Culture & Tradition

Myth, religion, traditions, practices, festivals, beliefs, literature, art

Soul Cakes – Snacks that Honor the Dead and Treat the Living

By Alicia McDermott - August, 26 2020

A soul cake is a small, round, lightly-sweetened treat which has been made by Christians since the eighth century to commemorate the dead on All Hallows’ Eve, All Saints’ Day, or All Souls’ Day. However, scholars suggest that the idea emerged from earlier pre-Christian practices.

Medieval Monsters Taught Morals in a Book of Beasts

By lizleafloormag - May, 19 2020

During the Middle Ages the phoenix rose from its ashes to be reborn, dangerous dragons battled elephants to the death, and the pelican tore out its own breast to feed its young with its life’s blood – in bestiaries, that is.

Stiff Penalties in Historic Impotence Trials

By Riley Winters - May, 15 2020

The impotence trials of pre-revolutionary France sound a bit like a political joke. France had mostly squelched the ability for couples to divorce, and it was in this wake that the impotence trials arose.

Kombucha – The Legendary Drink of Immortality

By Alicia McDermott - March, 26 2020

Kombucha is a type of fermented tea which originated hundreds of years ago but has only recently become a global phenomenon. It is difficult to confirm exactly where kombucha first became popular, and there is much debate surrounding the question. Most people cite China as the probable homeland, possibly around 200 AD, although it’s believed to have gained its name from a Japanese doctor who lived around 400 AD.

A Recipe Made from the Stomach Contents of a 6,000-Year-Old Mummy

By Alicia McDermott - February, 11 2020

Differing from typical Egyptian mummies from around 4000 BC – which would have had their organs stored separately in canopic jars— the mummified remains of a man were discovered in a prehistoric tomb and found with his digestive system intact. Luckily for the researchers, they could even see what his last meal was:  a simple soup of barley, green onions, and tilapia.

Vestiges of the Vikings: Magic Buried in a Viking Woman's Grave

By Riley Winters - February, 11 2020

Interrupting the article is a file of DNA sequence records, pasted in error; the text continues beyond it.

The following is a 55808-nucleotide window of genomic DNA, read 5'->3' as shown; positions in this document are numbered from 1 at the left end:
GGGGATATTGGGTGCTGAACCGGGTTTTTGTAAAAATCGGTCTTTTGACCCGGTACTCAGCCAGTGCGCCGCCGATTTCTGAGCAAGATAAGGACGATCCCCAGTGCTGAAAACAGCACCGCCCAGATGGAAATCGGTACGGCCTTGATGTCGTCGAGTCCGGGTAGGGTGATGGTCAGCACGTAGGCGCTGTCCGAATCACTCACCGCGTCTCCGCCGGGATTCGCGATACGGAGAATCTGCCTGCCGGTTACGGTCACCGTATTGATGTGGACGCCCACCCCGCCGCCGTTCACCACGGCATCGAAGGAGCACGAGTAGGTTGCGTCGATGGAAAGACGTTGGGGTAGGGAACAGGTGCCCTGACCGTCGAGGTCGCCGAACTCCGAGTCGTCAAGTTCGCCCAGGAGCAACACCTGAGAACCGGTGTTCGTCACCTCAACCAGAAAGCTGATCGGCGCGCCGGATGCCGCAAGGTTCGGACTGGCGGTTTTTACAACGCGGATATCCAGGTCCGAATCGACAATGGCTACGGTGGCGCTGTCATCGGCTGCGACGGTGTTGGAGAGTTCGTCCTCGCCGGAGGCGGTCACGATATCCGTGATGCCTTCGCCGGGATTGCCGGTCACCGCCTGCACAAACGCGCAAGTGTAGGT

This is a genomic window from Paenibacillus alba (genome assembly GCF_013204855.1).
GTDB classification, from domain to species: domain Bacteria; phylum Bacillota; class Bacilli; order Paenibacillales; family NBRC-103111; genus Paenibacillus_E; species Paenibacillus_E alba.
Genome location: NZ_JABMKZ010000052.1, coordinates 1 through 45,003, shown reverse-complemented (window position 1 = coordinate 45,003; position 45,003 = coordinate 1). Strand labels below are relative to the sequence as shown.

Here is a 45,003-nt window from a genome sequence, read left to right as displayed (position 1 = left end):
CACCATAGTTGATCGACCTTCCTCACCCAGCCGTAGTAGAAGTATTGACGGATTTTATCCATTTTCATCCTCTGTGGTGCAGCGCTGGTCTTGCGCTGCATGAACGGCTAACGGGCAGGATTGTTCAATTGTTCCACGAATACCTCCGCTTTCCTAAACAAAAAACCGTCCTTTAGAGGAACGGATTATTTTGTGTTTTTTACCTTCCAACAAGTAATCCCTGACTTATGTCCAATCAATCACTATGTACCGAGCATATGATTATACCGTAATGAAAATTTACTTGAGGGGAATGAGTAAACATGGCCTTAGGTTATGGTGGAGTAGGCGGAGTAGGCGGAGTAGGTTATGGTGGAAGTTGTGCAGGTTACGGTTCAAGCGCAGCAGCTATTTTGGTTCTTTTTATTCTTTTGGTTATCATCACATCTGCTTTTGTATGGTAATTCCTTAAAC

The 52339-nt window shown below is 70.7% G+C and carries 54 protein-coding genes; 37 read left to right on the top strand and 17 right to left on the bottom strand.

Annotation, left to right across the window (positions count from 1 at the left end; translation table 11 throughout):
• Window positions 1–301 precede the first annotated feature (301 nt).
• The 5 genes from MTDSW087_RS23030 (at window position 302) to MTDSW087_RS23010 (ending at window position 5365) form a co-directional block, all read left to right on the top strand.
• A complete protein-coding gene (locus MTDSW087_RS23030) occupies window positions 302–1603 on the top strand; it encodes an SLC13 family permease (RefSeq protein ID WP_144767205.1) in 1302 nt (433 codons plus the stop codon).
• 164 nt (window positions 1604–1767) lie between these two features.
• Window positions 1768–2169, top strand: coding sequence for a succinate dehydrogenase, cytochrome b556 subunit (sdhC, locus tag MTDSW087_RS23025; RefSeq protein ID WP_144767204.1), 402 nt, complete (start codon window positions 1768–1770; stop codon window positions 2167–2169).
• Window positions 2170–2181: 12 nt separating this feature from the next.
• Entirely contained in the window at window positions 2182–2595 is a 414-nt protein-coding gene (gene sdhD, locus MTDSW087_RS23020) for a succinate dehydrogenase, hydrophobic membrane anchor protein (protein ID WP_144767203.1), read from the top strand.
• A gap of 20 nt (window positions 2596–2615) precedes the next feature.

Murky, elusive and undefined, the religion of the pre-Christian Vikings has long been subject to debate. Contemporary texts of their spiritual worship do not survive, and the later records that do survive stem from Christian authors. Thus, they are tainted with a Christian worldview and anti-pagan opinions. The magic of the Vikings, however, is somewhat a secondary field of interest.

The Ancient Roots of Doomsday Prophecies

By Riley Winters - December, 16 2019

Doomsday prophecies are as old as recorded time.  For as long as humans have existed, there has been a fear of an apocalypse or ‘end of times’, when the gods wish vengeance upon their people, when humans pay for the sins of their forefathers, and when the demons of the world rise up and devour all that is good.  Prophecies of the end of times stem from the mythologies of civilizations past: the Norse story of Ragnarök, the tale of Noah and the Flood, and the Bib

Australia Day or Invasion Day: Is 26th of January a Day to Celebrate?

By Joanna Gillan - January, 15 2019

Australia Day is celebrated on 26th of January because it is the day that Captain Arthur Phillip and the First Fleet, made up of eleven convict ships, landed at Sydney Cove in Australia and raised the British Flag, marking the beginning of British sovereignty over Australia. Phillip took possession of the land in the name of King George III, declaring it terra nullius (uninhabited by humans).

Ginger: 5,000 Years of Spicing Up Our Lives

By Ancient Origins - December, 15 2018

Fresh, dried, pickled, preserved, crystallized, candied, powdered, or ground, ginger is used in many forms. In Ayurvedic traditions, it is used for its taste (rasa), energy (virya), and post-digestive effects (vipāka). But most importantly, its potent medicinal properties have earned it the name vishwabheshaja, “the universal medicine”.

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